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Re: Natural-born Meditators?

Postby jcsuperstar » Sun Aug 29, 2010 6:31 am

BlackBird wrote:
jcsuperstar wrote:well if you believe in literal rebirth...


Bit of a shame this has become a safety qualifier for making any kind of statement about past lives in a discussion forum about Buddhism.

Alas alas, back to the cushion.

just doing what i can to not start any arguments with those who don't believe. :anjali:
สัพเพ สัตตา สุขีตา โหนตุ

the mountain may be heavy in and of itself, but if you're not trying to carry it it's not heavy to you- Ajaan Suwat
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Re: Natural-born Meditators?

Postby rowyourboat » Tue Sep 14, 2010 8:32 pm

In training people the single most important discriminator I see is intelligence (as it has an impact on all other faculties). The next is willingness to listen to instructions (the 'suvaca' quality). Others are levels of effort/determination which overcome all kinds of problems which they otherwise might have. Dhamma knowledge seems of little significance.

But I do notice that some people seem to start with faculties of faith, effort, mindfulness,consentration and insight which are far greater than others. Their development is quicker- that's just the way it is. I believe it is because they have quite possibly practised in previous lives. Some people have told me that certain meditations feel familiar to them even though they are doing them for the first time.

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Re: Natural-born Meditators?

Postby ground » Wed Sep 15, 2010 1:46 am

Viscid wrote:Do you think there are people who are simply better at meditation than others, even with comparable meditative experience?

Each and every capacity arises from the collections of "merits" in the "fields" of method and wisdom. There is nothing that does not have corresponding causes and conditions.

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Re: Natural-born Meditators?

Postby 2600htz » Wed Sep 15, 2010 7:51 pm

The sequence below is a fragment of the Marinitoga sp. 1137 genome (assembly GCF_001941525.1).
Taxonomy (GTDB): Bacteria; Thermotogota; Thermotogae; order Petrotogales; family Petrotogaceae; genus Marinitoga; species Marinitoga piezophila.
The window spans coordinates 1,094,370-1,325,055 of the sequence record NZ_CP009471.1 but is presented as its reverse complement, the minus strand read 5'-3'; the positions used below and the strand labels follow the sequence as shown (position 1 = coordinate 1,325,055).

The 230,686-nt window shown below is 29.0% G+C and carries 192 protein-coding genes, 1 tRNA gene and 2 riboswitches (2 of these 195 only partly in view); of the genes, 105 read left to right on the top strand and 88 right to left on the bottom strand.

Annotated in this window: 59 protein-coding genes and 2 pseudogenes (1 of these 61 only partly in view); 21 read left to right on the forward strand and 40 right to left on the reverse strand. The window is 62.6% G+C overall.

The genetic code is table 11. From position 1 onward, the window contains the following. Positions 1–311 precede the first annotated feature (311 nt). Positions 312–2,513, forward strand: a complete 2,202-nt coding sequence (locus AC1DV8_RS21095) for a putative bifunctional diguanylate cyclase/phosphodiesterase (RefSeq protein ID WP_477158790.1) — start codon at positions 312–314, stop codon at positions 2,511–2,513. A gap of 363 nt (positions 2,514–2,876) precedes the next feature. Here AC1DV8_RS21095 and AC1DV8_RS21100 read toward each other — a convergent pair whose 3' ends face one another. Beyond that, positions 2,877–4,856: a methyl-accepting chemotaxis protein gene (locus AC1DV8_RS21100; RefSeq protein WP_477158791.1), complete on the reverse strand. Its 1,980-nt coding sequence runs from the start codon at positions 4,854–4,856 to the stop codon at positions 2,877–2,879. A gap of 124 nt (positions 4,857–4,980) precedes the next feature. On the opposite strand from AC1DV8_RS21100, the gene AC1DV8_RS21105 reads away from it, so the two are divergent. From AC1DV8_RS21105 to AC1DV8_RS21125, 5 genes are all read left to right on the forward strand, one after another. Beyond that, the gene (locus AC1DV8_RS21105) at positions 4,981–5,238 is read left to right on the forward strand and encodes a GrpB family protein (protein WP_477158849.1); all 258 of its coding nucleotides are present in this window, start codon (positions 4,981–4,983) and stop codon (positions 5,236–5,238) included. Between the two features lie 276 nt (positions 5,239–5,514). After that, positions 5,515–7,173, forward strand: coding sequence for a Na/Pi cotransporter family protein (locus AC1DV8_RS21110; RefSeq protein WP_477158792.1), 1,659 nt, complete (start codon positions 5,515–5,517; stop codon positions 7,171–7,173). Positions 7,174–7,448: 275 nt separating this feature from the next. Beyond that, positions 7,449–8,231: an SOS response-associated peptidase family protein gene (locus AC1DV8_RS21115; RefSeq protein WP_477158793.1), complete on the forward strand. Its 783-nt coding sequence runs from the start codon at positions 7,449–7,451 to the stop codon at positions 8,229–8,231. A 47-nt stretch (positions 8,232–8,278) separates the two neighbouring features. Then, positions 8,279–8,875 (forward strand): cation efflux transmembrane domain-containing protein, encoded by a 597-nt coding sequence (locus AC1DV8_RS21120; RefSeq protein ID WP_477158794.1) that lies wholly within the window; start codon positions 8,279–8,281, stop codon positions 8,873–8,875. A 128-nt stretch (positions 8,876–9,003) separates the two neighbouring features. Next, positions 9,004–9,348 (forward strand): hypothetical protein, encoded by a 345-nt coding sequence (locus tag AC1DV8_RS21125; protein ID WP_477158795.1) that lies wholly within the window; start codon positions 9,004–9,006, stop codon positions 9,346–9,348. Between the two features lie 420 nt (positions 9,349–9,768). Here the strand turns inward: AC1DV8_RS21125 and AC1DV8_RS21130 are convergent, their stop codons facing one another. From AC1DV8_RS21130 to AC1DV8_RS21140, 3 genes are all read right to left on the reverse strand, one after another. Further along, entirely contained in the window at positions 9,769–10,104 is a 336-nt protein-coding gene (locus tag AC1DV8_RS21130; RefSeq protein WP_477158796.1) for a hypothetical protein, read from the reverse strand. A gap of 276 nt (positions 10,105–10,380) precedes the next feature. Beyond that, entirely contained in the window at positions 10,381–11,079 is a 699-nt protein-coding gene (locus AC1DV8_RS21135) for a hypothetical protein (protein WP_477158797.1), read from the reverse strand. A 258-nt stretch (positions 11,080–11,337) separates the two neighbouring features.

the quality i like its being hungry for improvemnt accompanied by intense research
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Re: Natural-born Meditators?

Postby AdvaitaJ » Wed Sep 15, 2010 11:50 pm

On a more mundane level, what kind of job do they have? Is it boring, dull and repetitive leading to mindlessness or is their work mentally intense, involving and demanding concentration.

Is a person disciplined? Do they finish what they start and approach challenges with intent or are they happy-go-lucky que-sera-sera types?

Are they motivated? Do they know deep down that they're closer to "their end" than they are to their beginning?

Etc, etc. So...I would expect a retired air-traffic controller who had been in the military to be a much better "natural born meditator" than a mid-twenties college drop-out who works on an assembly line and still lives happily with his/her parents.

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Re: Natural-born Meditators?

Postby Guy » Mon Sep 27, 2010 1:31 pm

AdvaitaJ wrote: So...I would expect a retired air-traffic controller who had been in the military to be a much better "natural born meditator" than a mid-twenties college drop-out who works on an assembly line and still lives happily with his/her parents.


Oooh...so that's why my meditation is no good. :rofl:
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1) Giving; expecting nothing back in return
2) Throwing things away
3) Contentment; wanting to be here, not wanting to be anywhere else
4) "Teflon Mind"; having a mind which doesn't accumulate things

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Re: Natural-born Meditators?

Postby Agmanellium » Thu Sep 30, 2010 1:26 pm

All qualities and skills of people have some basis in the physical world. Any meditator is doing so with a physical neural base that is in part genetically determined. The phenotype or actual manifestation of form is the brain they actually end up with through interaction of genes and environment. This is true of all forms in biology. It should not be shocking that an individual would possess the neural hardware that would more easily allow the physical basis of meditation to take place than acknowledging that Michael Jordan had an innate physical form that made him "better" at basketball.